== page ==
As FOCAC turns 20 what can Africa learn from China?
The fortunes of China and Africa have diverged considerably. Gyude Moore highlights three crucial lessons Africa can learn from China’s success.
In September 2021, when the Forum on China-Africa Cooperation (FOCAC) convenes, it will have been 20 years since it was first organised. Patterned after Japan’s Tokyo International Conference on African Development (TICAD), it provides an organising mechanism for Chinese foreign policy toward Africa.
In the 20 years since the first FOCAC, the fortunes of Africa and China have radically diverged. The continent’s GDP has gone from around half of China’s in 2000 to one-fifth in 2020. In 2000, China’s GDP was one-tenth of US GDP.
Last year, total economic activity in China was $15.6 trillion, about 75% of US GDP, and the IMF estimates the figure will rise to 90% by 2025. In contrast, the combined GDP of Africa in 2000 was about $587bn, while today it is estimated at about $3 trillion.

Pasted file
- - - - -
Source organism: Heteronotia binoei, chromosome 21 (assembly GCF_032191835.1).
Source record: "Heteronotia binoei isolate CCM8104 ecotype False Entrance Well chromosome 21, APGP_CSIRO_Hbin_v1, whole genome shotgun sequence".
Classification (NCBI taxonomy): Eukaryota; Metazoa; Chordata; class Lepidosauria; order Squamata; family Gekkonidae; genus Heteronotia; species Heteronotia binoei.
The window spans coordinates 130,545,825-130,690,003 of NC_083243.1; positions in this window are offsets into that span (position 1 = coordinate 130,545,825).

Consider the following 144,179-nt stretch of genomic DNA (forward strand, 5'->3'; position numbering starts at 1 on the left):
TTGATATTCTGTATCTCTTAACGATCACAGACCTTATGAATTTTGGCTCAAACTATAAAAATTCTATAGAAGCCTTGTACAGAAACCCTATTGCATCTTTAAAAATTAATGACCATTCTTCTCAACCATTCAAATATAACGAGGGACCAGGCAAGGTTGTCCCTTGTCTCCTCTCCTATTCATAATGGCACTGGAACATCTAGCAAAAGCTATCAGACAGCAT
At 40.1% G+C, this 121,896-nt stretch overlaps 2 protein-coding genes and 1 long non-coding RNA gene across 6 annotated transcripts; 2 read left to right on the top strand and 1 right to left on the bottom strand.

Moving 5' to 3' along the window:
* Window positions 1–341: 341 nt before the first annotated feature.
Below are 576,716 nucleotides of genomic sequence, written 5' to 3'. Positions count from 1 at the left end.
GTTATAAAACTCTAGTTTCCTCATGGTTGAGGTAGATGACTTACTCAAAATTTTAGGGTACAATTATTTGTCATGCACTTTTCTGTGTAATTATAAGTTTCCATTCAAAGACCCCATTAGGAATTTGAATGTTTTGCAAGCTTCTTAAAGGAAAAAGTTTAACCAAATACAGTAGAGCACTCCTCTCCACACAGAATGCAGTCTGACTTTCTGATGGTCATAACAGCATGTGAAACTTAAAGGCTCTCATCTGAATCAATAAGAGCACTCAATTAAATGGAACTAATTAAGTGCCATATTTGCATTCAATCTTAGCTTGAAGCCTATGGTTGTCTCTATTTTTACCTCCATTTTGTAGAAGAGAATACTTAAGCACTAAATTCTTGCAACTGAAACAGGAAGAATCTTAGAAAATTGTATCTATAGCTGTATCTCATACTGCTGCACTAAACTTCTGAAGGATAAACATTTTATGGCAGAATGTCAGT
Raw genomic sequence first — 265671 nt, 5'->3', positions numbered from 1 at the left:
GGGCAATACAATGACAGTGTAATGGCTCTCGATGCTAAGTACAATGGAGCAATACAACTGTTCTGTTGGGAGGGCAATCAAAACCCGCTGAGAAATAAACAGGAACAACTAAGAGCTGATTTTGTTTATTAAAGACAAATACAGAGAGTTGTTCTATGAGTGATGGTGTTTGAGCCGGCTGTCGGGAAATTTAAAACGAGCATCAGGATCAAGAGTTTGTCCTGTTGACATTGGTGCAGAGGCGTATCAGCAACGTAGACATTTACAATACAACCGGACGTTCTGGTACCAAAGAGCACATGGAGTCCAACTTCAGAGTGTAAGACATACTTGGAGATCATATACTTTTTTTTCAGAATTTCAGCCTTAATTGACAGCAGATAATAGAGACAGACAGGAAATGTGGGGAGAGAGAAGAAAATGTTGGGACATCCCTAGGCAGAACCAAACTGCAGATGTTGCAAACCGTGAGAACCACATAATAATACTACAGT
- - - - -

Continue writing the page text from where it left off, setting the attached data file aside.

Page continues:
Although these aggregate African GDP figures conceal substantial disparities between and within African states, the last 20 years have clearly been better to China than they have been to its African partners. As we begin a third decade of FOCAC summitry, there is an opportunity for the African side to reassess its relative position.